It's not about arguing, it's about setting the record straight and creating some balance in the narrative.

Stop waiting for somebody to ask you to get into the fight, just get in here before it's too late.

This Editorial was sent in email form to dance company directors and others across the UK.

  • Julia K Gleich

    Actually, your article "The Royal Ballet's Women" along with a study done by Victoria Morgan (AD/CEO Cincinnati Ballet) and disseminated by Amy Seiwert (choreographer, Imagery), among other research, provoked me to produce and curate CounterPointe in NYC. This was a curated evening of dance with pieces by women making work for pointe. We plan to make it an annual event. I have additional plans in the works that might even happen in London (instead of NYC where it is a lot easier to get work out there and into theatres). Additionally my arts organisation, Norte Maar curated a visual arts exhibition this year, "To Be A Lady" because the same situation exists in the visual arts. So please don't say that there are no reactions. Words are not necessarily the best response. Action is.

  • Frank Landamore

    Nothing will change until dancers band together and collectively (and publicly) start fighting their corner by voicing their concerns at the highest level. AND demanding answers.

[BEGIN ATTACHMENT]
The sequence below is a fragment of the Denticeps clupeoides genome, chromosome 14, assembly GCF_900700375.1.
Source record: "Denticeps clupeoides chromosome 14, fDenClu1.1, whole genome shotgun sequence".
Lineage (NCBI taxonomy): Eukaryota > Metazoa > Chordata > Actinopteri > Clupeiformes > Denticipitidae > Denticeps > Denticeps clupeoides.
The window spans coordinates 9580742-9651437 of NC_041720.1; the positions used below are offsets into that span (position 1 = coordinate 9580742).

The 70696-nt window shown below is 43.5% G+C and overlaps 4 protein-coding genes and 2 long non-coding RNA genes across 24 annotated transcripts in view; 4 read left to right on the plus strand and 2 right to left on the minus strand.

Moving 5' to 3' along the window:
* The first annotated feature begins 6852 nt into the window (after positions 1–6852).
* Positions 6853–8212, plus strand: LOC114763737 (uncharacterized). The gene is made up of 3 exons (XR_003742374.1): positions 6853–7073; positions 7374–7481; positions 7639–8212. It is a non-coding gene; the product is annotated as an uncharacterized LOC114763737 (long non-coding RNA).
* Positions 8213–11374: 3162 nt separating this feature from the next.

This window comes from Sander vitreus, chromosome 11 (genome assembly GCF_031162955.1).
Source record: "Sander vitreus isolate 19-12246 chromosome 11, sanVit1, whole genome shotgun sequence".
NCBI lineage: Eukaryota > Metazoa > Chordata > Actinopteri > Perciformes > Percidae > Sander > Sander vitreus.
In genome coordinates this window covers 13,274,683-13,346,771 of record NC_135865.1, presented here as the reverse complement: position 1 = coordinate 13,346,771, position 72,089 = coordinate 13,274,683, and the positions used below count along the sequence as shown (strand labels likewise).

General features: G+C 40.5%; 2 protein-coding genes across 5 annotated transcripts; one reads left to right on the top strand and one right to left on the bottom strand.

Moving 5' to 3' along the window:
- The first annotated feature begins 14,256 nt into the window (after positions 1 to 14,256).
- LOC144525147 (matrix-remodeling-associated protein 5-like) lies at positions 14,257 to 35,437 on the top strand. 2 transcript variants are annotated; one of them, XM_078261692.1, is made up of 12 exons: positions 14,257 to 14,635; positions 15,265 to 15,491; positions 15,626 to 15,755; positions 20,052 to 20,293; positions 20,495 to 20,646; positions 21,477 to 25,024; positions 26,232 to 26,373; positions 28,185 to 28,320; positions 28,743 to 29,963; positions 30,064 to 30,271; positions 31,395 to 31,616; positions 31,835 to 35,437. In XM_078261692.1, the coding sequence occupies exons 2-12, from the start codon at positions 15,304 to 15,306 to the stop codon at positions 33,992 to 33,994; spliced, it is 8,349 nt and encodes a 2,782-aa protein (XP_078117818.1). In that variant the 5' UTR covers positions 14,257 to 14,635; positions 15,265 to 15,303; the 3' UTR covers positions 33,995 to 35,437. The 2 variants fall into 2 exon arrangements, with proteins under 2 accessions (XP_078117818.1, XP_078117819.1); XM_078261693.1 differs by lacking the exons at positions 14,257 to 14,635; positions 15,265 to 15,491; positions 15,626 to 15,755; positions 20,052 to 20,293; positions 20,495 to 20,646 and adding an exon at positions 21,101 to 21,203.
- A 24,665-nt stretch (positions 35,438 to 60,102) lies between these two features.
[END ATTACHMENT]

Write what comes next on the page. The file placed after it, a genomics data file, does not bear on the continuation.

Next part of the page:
Nobody else will do it for you. Equity doesn't respond to emails and letters, and when it comes to querying the status quo the voices of ACE, dance companies and dance training establishments are nowhere to be heard. The media appears just as complicit in not taking dance and dancers seriously – or maybe dancers don't tell them anything?

    Only appears to support dancers week in and week out. Why don't all you dancers (and dance followers, like me) get everyone you know to collectively create an Action Plan through the website? This might include petitions demanding specific actions, and containing everyone's signatures, sent to everyone mentioned above.

    Collectively asserting your right to be heard and demanding that your concerns be addressed at a national level like this would be so much more productive than moaning to one another. And something even jaded arts administrators and cynical media hacks would take notice of?